Or how a travel website’s newsletter drew my attention to a major vulnerability in a popular email protection service.
tl; dr: I’ve found that URLs of sufficient length (over 770 characters) bypass Proofpoint’s URLDefense service and leave the original link untouched, allowing malicious links to go straight to users’ email inboxes.
Proofpoint informed me this week that they have finally patched all instances of their service that were experiencing this particular bug. So it is time to reveal how I discovered it.
Filter, by Mason Bryant
Many of you know that I have switched my personal email protection from Postini / Google Apps for Business to Vircom’s modusCloud. My users and I are 100% satisfied with the service! One of the technologies that power Vircom is Proofpoint Essentials, and one of the products under Proofpoint is a URL sandbox service. In essence, the service programmatically replaces every link in an email so that when a user clicks it, they first go to Proofpoint’s URLDefense portal and then get redirected to the destination. The reason for this is to intercept broken links and warn users before they click through and potentially endanger their computer.
Snail / snail, from OliBac
As a user, the experience is both good and bad. Good because it provides an extra layer of transparency, bad because decoding the replacement URL is tedious, if not impossible. So much so that Vircom has a decoder that can take you to the original URL. About three months after the switch, I received an email from Expedia. I looked at it and decided I wanted to unsubscribe, but before I got to that part of the email I hovered over one of the links at the top and noticed that URLDefense was not replacing it. I found many more that weren’t replaced and found that Expedia was embedding some REALLY long URLs in their emails. How about 900 characters. Obviously a bunch of tracking and context information in the URI that the receiving Connection Server (link.expediamail.com without TLS) should receive.
The magic number seemed to be 770 characters. If you use more than 770 characters, bypass sandbox protection.
How does this affect security?
If an attacker detects this, they can move emails past the URL sandbox and directly into corporate networks. They could be obvious and not try to forge the domain, or they could get smart and register a unicode domain that looks like urldefense.proofpoint.com as the link delivery system. Many anti-phishing programs train users to hover over links looking for clues that they are real or fake. Some even train staff that “If you don’t see the URLDefense URL, you know it’s safe because it’s an internal link.”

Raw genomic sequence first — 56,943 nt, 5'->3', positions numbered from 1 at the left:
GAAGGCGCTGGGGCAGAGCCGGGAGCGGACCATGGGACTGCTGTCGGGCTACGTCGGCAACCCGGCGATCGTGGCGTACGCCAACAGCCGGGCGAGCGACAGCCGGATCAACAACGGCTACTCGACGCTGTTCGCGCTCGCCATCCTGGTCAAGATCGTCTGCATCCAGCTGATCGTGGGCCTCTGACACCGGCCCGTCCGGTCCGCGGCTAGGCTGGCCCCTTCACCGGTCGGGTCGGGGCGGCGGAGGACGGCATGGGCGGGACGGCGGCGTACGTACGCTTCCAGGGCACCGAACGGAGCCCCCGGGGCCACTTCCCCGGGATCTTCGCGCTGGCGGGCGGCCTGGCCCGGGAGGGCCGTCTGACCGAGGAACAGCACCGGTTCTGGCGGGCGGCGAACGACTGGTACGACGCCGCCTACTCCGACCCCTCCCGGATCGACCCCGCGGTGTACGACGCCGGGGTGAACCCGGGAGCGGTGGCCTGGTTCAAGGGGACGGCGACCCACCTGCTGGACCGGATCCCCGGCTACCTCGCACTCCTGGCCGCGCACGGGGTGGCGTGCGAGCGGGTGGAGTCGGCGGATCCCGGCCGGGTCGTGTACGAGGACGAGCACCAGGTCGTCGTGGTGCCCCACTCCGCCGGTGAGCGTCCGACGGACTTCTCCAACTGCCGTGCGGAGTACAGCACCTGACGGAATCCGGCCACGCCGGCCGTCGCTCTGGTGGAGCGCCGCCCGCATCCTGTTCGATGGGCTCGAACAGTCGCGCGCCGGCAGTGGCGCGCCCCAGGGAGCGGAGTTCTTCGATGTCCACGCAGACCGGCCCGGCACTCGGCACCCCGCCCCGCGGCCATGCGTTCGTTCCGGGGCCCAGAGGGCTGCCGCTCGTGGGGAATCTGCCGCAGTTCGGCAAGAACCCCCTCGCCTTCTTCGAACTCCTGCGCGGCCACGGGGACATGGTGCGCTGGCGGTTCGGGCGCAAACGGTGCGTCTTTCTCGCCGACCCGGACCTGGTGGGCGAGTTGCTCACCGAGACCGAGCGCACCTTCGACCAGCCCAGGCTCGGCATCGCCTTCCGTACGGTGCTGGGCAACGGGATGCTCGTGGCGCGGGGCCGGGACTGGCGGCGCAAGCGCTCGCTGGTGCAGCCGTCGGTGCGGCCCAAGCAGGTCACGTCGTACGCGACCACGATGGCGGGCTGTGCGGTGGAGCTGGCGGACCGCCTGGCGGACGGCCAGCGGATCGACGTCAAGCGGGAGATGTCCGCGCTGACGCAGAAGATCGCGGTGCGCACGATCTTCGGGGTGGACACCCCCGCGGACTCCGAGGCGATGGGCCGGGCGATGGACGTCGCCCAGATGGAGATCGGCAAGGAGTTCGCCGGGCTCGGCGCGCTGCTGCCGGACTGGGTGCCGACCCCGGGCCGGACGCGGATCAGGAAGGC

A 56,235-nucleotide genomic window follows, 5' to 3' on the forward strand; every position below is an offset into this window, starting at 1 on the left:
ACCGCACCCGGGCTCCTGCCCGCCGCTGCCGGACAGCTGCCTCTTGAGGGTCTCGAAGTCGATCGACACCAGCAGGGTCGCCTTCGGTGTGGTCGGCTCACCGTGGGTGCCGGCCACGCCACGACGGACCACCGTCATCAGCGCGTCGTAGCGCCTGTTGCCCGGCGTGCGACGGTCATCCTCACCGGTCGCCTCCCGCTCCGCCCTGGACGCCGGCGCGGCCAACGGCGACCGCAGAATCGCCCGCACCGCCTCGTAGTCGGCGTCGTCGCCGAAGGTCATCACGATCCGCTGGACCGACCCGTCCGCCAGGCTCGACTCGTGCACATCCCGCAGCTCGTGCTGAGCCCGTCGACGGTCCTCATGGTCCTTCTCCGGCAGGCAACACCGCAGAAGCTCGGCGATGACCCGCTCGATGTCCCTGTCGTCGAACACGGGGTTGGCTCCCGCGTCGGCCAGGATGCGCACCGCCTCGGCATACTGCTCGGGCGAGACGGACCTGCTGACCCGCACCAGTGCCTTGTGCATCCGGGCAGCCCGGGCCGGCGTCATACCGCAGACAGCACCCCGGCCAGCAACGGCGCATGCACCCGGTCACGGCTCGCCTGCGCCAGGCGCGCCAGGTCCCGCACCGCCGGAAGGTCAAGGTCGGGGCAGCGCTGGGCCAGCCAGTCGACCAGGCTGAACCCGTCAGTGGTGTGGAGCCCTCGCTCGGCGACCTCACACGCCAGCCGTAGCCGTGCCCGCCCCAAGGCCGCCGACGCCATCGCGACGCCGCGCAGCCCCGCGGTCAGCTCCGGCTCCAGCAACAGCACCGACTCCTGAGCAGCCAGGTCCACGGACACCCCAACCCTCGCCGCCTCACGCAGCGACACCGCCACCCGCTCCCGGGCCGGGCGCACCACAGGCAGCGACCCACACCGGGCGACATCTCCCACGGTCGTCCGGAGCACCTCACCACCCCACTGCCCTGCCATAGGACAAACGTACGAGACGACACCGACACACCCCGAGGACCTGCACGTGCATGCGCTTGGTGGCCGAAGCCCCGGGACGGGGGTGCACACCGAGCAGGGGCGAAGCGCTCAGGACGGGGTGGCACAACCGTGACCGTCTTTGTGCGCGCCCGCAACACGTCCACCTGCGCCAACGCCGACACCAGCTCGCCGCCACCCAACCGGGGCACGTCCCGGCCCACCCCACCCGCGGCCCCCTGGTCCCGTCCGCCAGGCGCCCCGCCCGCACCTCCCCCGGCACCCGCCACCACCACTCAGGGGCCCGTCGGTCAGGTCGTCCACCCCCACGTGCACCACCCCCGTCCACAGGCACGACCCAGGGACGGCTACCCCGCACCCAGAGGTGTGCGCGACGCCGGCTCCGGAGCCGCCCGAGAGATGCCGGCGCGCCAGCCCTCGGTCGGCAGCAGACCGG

Attackers know this. Now I suspect that every URL sandbox service is tested the same way.
Reporting and closure
I reproduced it on other Proofpoint installations (including corporate installations) so I knew I had something. I first reported the error on March 3, 2020 through my service provider. Vircom immediately reported it to Proofpoint.
Patched Tube by Morten Liebach
Cue the cricket orchestra.
I spoke to people at work and they worked with their Proofpoint contacts to report this this way a few days later.
Cue an even louder (?) Cricket orchestra.
It wasn’t until I reported it to Proofpoint’s security team on May 19 that I actually got some traction. From May 19th until today I nudged her several times for updates through some contacts I made. It was only through these follow-ups that I figured out how long it would take to patch this process. They prioritized certain instances of Proofpoint which is great. Essentials weren’t patched until late July, but the exact date is unknown as the issue isn’t listed in any of the release notes (for obvious reasons).
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*** This is a blog syndicated by Security Bloggers Network by Branden R. Williams, Business Security Specialist, written by Branden Williams. Read the original post at: http://feedproxy.google.com/~r/BrandenWilliamsSecurityConvergenceBlog/~3/NL41BkNdUL0/